Innovations in Biotechnology and Medical Sciences

Study reveals unique Nervous System in Comb Jellies


From UPSC perspective, the following things are important :

Prelims level: Comb Jellies, Neurons, Neural Network

Mains level: Not Much


Central Idea

  • Comb jellies, or ctenophores, are marine animals with jelly-like bodies and iridescent combs.
  • They represent an ancient animal lineage and have a distinct nervous system.
  • A recent study published in Science examined the comb jelly nervous system and made surprising discoveries.

What are Comb Jellies?

  • Comb jellies, also known as ctenophores, are marine animals that belong to the phylum Ctenophora. They are fascinating creatures with a unique and delicate appearance.
  • Despite their name, comb jellies are not actually true jellyfish.
  • They have a gelatinous, transparent body that is often luminescent and adorned with rows of cilia, or comb-like structures, which give them their characteristic shimmering appearance.

Findings of the new study

  • The researchers aimed to investigate how nerve net neurons in comb jellies connect.
  • Contrary to expectations, synapses (junctions between neurons) were absent in the nerve net.
  • Instead, nerve-net neurons were continuously connected by a single plasma membrane.

Significance of ctenophores

  • In the 1950s, electron microscopy confirmed the separate-cell nature of neurons connected by synapses.
  • Ctenophores challenge this notion by having a syncytial nerve net, as observed in the new study.
  • Ctenophores attracted attention due to their status as a potential early animal lineage.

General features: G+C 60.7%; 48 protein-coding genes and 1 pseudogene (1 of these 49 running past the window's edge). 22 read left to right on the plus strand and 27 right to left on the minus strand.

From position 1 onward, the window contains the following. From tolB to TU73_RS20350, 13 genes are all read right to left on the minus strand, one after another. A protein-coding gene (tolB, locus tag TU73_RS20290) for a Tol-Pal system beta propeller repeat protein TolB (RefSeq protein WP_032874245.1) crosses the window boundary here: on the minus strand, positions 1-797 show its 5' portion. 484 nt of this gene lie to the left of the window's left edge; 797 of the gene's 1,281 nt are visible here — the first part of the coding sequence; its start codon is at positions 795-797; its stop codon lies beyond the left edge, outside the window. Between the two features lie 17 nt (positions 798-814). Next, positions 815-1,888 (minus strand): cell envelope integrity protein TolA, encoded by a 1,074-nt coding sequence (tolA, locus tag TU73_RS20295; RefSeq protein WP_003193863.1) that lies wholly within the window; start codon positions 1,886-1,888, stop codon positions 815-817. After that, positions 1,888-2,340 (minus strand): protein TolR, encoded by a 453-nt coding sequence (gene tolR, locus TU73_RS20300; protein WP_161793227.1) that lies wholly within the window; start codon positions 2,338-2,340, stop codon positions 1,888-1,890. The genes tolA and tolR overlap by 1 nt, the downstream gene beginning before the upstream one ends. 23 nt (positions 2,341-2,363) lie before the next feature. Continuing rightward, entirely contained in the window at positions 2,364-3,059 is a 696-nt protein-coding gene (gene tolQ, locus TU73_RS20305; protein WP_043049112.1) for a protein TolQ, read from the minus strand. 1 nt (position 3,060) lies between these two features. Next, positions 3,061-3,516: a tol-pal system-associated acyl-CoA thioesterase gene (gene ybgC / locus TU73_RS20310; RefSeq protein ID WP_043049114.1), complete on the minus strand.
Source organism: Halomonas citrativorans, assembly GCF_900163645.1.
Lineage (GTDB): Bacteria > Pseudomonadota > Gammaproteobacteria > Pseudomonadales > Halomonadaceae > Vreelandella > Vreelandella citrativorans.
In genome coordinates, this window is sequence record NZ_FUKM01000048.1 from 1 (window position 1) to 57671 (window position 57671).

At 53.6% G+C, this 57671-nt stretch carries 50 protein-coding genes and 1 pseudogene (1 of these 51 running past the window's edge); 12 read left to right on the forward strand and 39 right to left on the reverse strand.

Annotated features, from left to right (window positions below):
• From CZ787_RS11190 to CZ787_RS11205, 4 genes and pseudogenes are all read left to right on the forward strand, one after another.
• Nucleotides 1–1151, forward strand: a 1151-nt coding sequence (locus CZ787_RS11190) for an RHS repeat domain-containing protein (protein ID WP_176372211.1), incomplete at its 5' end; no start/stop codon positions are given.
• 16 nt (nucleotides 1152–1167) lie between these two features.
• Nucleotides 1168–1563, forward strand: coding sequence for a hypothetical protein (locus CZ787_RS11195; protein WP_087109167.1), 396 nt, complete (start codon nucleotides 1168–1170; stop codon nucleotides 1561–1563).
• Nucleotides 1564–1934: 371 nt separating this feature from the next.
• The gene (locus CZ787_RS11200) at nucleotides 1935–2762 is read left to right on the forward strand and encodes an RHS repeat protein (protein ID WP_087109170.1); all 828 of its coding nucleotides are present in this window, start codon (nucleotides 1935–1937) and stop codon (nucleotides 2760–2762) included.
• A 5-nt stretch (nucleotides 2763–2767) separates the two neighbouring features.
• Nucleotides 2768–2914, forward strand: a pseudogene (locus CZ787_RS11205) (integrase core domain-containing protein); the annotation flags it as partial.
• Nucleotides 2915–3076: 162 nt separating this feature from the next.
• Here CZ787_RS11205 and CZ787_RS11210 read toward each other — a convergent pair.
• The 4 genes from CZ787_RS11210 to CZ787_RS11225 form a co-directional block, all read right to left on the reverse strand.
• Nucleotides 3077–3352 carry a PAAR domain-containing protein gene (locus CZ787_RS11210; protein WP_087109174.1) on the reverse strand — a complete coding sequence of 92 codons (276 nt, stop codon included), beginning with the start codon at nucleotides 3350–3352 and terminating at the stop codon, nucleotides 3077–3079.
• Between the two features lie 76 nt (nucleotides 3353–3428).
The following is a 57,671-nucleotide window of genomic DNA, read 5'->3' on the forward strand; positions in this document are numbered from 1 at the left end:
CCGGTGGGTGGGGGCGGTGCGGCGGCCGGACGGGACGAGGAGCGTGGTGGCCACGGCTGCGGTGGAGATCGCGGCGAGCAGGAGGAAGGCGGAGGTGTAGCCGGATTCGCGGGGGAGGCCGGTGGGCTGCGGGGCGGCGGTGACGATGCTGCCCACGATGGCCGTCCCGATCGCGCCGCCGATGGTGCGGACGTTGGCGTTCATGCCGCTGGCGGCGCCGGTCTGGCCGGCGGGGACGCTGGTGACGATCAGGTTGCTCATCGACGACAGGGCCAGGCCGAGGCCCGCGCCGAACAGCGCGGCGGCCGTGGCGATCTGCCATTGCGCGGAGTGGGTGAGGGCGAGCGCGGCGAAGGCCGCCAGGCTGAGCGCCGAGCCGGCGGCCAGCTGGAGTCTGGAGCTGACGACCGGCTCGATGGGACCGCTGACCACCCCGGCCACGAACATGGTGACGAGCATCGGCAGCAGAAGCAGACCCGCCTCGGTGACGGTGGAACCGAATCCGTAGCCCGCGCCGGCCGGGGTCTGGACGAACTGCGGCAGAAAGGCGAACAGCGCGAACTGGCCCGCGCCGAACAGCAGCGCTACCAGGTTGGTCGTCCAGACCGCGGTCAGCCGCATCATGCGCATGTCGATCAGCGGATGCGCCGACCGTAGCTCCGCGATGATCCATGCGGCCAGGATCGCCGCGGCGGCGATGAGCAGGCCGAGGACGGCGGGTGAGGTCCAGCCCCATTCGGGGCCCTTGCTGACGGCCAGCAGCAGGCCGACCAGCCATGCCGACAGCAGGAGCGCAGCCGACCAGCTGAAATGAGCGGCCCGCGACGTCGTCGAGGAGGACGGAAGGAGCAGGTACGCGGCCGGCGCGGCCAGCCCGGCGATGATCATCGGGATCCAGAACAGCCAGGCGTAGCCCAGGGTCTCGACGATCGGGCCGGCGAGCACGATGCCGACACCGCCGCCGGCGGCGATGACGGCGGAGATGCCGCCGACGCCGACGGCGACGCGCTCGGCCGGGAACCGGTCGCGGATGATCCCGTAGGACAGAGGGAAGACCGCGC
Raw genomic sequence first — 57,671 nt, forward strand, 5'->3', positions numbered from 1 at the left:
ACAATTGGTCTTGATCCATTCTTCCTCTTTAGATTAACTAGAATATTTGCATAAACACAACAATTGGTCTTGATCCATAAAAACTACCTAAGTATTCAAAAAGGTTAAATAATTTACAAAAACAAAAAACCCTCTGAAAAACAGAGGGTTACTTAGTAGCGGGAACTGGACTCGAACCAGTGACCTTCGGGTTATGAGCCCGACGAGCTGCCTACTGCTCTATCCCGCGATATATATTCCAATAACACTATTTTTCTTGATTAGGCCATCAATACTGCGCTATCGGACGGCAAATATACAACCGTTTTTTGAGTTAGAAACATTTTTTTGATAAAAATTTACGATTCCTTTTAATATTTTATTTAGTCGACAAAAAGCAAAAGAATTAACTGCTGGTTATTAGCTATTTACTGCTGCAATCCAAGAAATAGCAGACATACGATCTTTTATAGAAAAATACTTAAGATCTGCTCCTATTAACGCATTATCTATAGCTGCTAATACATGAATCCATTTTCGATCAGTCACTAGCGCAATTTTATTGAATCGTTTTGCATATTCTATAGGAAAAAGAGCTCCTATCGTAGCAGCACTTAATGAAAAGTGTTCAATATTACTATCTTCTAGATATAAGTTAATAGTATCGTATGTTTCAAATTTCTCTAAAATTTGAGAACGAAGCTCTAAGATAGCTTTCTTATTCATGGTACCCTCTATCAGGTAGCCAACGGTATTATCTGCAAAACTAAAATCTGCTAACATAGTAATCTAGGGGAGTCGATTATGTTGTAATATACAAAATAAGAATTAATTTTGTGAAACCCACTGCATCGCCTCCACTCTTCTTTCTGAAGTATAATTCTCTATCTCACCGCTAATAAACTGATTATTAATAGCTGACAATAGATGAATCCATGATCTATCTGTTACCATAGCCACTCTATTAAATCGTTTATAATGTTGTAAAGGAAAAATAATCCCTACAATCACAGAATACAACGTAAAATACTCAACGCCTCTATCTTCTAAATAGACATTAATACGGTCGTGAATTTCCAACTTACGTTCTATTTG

• Whole-genome sequencing studies supported the theory that ctenophores branched off early in animal evolution.

Evolution of ctenophore nervous systems

  • The evolution of ctenophore nervous systems remains unclear to biologists.
  • Leonid Moroz proposed a controversial theory of independent nervous system evolution in ctenophores and other animals.
  • Ctenophores exhibit a unique nervous system lacking classical neurotransmitter pathways and common neuronal genes.
  • The absence of muscle-based movement and reliance on cilia might have driven the evolution of a different signal conduction system.

Questions for further research

  • Researchers aim to study the development of nerve net neurons in ctenophores.
  • They seek to determine if adult ctenophores retain syncytial nerve nets or develop synapses.
  • The uniqueness of ctenophore nervous systems provides valuable insights into the evolution of the nervous system.
  • Comparative analyses of unique animal systems like ctenophores aid in understanding neuronal function and treating disorders.


  • Understanding the functional and evolutionary significance of syncytial nerve net neurons in ctenophores requires further research.
  • This study serves as a crucial foundation for investigating the evolution of nervous systems in animals.
  • Comparative studies on small marine creatures like ctenophores offer insights into the fundamental principles of brain function.

Key Terminologies

  • Ctenophores: Another term for comb jellies, referring to marine animals belonging to the phylum Ctenophora.
  • Nerve Net: The diffuse nervous system found in comb jellies, composed of interconnected neurons.
  • Synapses: Junctions between neurons that allow for communication and transmission of signals in most animals, including humans.
  • Plasma Membrane: The outer membrane of a cell that separates its internal components from the external environment.
  • Neurotransmitter Pathways: The specific chemical signals used by neurons to communicate with each other in the nervous system.
  • Syncytial Nerve Net Neurons: Neurons within the nerve net of comb jellies that are interconnected without the presence of synapses.
  • Colloblasts: Specialized cells in comb jellies used for capturing prey by producing adhesive substances.

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